Water Conservation During Drought

When it’s hot and dry out it is important to think of water conservation. In Florida, more than 50% of our potable water is used for lawns and landscapes in residential housing. The goal is to keep our plants alive, while conserving water. Here are a few adjustments you can make to your lawn and landscape help your plants survive the drought and conserve water:

Topdress your lawn with compost to increase soil moisture holding capacity and reduce watering needs. Photo: Tia Silvasy, UF/IFAS

Ten Tips to Conserve Water

1. Observe your plants carefully and water when you observe wilt. Note: it is natural for plants to wilt in the middle of the day in direct sun, so check them for water stress in the morning or evening. 

2. Increase mowing height of your lawn to encourage a deeper root system to withstand drought.

3. Topdress your lawn and landscape beds with compost to increase soil moisture holding capacity.

4. Apply 2-3″ of mulch to landscape beds to reduce evaporation of water from landscape beds. Learn more about Florida-Friendly mulches here.

5. Remove weeds from garden beds to reduce competition for water.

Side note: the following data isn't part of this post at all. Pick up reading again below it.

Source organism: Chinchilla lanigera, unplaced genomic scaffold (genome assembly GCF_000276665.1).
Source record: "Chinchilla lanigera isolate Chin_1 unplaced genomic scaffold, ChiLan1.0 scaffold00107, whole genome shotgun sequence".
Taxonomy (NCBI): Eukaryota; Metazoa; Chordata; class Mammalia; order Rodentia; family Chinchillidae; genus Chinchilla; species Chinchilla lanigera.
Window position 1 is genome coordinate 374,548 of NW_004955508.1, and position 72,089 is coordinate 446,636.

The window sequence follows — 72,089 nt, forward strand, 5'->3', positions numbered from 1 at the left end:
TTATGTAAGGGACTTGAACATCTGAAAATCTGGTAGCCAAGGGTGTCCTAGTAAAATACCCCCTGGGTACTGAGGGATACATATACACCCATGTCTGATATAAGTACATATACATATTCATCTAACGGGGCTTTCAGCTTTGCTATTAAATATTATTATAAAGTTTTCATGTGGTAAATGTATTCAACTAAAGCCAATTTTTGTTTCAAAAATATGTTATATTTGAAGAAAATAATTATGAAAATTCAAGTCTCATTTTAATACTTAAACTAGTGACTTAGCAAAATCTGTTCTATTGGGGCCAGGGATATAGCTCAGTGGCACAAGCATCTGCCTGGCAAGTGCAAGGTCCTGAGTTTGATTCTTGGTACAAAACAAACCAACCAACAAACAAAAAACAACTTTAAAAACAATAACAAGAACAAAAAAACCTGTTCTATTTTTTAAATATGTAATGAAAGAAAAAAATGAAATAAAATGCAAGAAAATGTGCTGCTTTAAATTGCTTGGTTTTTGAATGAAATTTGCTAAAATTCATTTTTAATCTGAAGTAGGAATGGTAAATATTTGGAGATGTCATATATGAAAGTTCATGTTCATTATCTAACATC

Place a saucer under potted plants to better hydrate the plants and save water. Photo: Tia Silvasy, UF/IFAS

6. Place saucers under potted plants.

7. Install a rain barrel or a rain garden to capture rain water.

8. Water early in the morning, from 4-8am when its coolest and evaporation rates are low. Be sure to follow local watering restrictions per your water management district.

9. Check your irrigation systems to make sure they are working properly. Clean filters and fix any breaks or leaks. 

10. Remove plants that are not well suited for your landscape and replace with drought tolerant plants such as muhly grass, beach dune sunflower, saw palmetto and firebush. Now is a good time to make sure you have the Right Plant, Right Place.

It’s important to conserve the water used for lawns and landscapes to save potable water for more important uses, such as drinking water. As Florida’s population continues to grow by approximately 1,000 people per day we will face a water shortage in future years. Water conservation is the best option and is cheaper than the cost of alternative water supply such as desalinization.

Beach dune sunflower is a Florida native drought tolerant plant. Photo: UF/IFAS

Learn more:

Drought in Florida

Lawn Management During Drought

Drought Tolerant Plants


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Posted: May 27, 2024

Category: Conservation, Florida-Friendly Landscaping, Home Landscapes, Horticulture, Lawn, UF/IFAS Extension, Water
Tags: Central Florida, Desalinization, Drinking Water, Drought, Florida-friendly Landscaping, Hillsborough, Landscape, Lawn, Population, Potable Water, Tampa, Tsilvasy, Water Conservation

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